A local small business is hoping to deploy technology in the coming years that could help seed producers and distributors more quickly determine the genetic makeup of their products.
IBJ Podcast: Indiana becoming garden spot for vital ag innovation, food security
Host Mason King talks with AgriNovus chief Mitch Frazier, who has one of the most expansive and rounded perspectives of agricultural innovation in the state, details how Indiana is becoming a major player in vital issues of food security.Read More
2023 Innovation Issue: Tackling the widespread problem of food insecurity
The initiative, which includes a study and recently received a $2.9 million grant from the National Institute on Minority Health and Health Disparities, will provide participants with healthy food, cooking classes and even cooking utensils to attempt to move the needle forward.Read More
2023 Innovation Issue: Indiana is primed to reshape the agbioscience industry
The state’s strength in agriculture, plus partners like Purdue University and AgriNovus Indiana, combine to make Indiana a competitive place for generating and attracting ag-related technology and innovation.Read More
2022 Innovation Issue: Indiana auto industry begins pivot to growing EV production
The state’s five automotive assembly plants, and the suppliers who serve them, produce 1.3 million cars and trucks per year, employing just more than 110,000 workers. But the vast majority of that work focuses on gas-powered vehicles.Read More
From a base in West Lafayette at the Purdue Research Park, the company’s scientists are racing to create environmentally friendly, food-insecurity-fighting crops through special genetic technology.
2023 Innovation Issue: Paul Nselel on why agriculture innovation is essential to supporting farmers’ work
Innovation in agriculture has been transformative, with advances in breeding, prevalent use of data analytics and technology serving as important drivers of change.
2023 Innovation Issue: Mitch Frazier on a tidal wave of innovation in agriculture is hitting Indiana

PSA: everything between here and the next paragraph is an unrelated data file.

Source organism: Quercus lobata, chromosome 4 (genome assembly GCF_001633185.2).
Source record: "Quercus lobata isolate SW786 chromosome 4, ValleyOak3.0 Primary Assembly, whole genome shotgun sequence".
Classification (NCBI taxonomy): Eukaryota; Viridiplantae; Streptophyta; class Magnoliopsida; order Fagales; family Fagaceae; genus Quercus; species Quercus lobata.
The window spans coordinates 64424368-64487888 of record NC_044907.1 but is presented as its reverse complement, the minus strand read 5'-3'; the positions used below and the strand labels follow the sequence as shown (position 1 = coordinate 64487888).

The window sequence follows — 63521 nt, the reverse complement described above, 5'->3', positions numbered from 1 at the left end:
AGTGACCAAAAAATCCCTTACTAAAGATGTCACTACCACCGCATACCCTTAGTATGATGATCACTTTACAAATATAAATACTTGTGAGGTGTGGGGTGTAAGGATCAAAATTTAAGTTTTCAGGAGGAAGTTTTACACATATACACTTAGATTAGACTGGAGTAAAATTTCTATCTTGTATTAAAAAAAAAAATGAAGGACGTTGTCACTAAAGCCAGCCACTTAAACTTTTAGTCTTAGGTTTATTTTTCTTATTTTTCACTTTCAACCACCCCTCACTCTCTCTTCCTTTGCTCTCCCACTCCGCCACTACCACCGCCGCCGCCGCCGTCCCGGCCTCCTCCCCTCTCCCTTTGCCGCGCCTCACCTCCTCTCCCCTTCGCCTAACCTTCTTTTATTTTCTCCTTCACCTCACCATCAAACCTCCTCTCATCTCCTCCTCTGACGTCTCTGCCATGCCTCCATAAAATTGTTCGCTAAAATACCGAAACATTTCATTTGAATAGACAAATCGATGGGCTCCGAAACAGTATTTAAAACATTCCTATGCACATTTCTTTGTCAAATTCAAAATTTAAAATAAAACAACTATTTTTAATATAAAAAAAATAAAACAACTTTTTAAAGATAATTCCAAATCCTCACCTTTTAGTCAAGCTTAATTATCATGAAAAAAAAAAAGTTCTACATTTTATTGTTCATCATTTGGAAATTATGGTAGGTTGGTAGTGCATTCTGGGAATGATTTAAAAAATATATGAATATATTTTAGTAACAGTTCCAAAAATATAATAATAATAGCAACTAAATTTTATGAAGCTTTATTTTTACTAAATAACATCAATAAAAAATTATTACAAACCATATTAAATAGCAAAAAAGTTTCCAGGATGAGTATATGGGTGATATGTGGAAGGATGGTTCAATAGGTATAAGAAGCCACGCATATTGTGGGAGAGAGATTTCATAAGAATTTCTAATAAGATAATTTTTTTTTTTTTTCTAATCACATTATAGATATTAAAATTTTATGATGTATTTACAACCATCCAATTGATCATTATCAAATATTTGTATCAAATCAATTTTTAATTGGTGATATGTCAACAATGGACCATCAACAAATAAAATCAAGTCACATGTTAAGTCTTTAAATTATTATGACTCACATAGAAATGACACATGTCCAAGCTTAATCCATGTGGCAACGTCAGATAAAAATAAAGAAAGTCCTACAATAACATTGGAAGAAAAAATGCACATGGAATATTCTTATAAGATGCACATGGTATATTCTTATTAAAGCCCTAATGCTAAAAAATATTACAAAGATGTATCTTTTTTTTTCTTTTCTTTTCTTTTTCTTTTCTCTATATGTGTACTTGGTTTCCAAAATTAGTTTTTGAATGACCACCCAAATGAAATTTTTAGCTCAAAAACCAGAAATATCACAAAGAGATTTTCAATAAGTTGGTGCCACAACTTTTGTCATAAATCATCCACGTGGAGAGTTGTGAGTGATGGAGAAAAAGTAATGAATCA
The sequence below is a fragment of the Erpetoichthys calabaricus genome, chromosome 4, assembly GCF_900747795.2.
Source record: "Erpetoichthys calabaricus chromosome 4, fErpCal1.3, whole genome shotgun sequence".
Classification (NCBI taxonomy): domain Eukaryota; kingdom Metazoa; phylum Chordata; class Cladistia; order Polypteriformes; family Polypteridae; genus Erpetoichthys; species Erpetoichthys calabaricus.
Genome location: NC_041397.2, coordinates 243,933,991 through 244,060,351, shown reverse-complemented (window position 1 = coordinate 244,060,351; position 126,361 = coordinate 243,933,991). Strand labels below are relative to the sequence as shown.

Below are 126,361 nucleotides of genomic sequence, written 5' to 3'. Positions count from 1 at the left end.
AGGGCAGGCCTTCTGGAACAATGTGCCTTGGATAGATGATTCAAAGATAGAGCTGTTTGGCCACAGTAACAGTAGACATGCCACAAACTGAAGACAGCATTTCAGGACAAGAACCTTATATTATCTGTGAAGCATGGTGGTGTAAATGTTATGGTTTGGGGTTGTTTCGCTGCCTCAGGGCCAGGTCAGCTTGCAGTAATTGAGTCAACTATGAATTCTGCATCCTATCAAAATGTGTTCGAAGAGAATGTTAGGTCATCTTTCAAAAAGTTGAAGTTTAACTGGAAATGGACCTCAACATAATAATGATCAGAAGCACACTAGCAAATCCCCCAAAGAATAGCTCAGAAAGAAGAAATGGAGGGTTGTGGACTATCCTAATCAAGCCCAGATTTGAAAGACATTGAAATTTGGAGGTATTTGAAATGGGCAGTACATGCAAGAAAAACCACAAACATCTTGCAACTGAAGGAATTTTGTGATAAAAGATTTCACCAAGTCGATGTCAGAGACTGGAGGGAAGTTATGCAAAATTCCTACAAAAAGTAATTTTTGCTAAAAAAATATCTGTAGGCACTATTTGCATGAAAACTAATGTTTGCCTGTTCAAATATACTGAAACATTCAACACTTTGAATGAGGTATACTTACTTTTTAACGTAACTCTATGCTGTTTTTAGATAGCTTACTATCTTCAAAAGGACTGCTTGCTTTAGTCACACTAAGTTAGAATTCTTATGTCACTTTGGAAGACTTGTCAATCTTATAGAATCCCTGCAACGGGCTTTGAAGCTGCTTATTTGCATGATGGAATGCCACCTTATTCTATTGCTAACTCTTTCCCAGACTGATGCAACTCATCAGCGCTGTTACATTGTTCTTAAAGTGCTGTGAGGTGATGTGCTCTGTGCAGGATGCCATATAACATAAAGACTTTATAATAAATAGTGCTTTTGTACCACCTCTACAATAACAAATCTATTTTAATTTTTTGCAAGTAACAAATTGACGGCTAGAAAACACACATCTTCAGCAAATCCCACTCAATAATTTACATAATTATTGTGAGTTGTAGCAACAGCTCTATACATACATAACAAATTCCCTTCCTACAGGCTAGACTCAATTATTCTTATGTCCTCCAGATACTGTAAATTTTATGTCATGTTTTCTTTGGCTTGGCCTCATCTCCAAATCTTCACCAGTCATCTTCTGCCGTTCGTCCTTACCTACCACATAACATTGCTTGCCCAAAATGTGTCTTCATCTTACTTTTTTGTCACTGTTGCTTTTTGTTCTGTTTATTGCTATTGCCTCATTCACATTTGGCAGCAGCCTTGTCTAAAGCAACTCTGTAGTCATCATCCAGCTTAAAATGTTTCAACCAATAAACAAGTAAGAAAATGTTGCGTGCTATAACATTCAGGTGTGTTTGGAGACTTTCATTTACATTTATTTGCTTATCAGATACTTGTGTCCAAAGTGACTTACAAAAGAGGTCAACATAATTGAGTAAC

Companies across agbioscience are not only delivering life-essential innovations, they are also tackling many of the world’s toughest challenges.
Improving health outcomes is everyone’s responsibility.
The Ag-Celerator, one of four funds that make up Purdue Ventures, boasts a $2 million innovation fund for startups in ag-related technologies.
I am excited for what lies ahead.
Allison Transmission Inc. has invested $335 million over the past four years in product development, strategic acquisitions and new facilities and capabilities, including a new Innovation Center and a separate vehicle testing center at its West 10th Street headquarters campus.
The consensus No. 1 weapon for keeping workplace burnout at bay is healthy communication—an old-fashioned practice that often proves elusive.
Digital collectibles aren’t replacing trading cards or bobbleheads quite yet, but local sports franchises like IndyCar and the Indianapolis Colts are eyeing them as a marketing tool that could attract younger fans.
Diverse teams, including those with greater gender diversity, are on average more creative and innovative and, ultimately, are associated with greater profitability.
Solar- and wind-energy producers have long struggled with how to store energy for use when the sun isn’t shining or the wind isn’t blowing. But the storage sector might be ready for a giant leap.
Ohio-based Retriev Technologies and Michigan-based Battery Solutions recently joined Heritage’s battery recycling group.
Indiana ranks 32nd in the country in the amount of kilowatt hours produced by so-called small-scale solar systems. And the state’s ranking could fall, given changes coming this summer in state policies related to small-scale solar.
Across the state, enthusiasm for sustainable energy is growing. And the state’s universities are leading the way with cutting-edge research and development projects related to solar, autonomous vehicles, nuclear power and more.
The protein found in bugs—and their ability to gobble up organic waste—could be key to addressing worldwide concerns over food supplies, greenhouse gas emissions, and land and water utilization.
In all, at least 15 Indiana solar farms of 1,000 acres or more are slated to go online by 2024, with several more in various stages of development.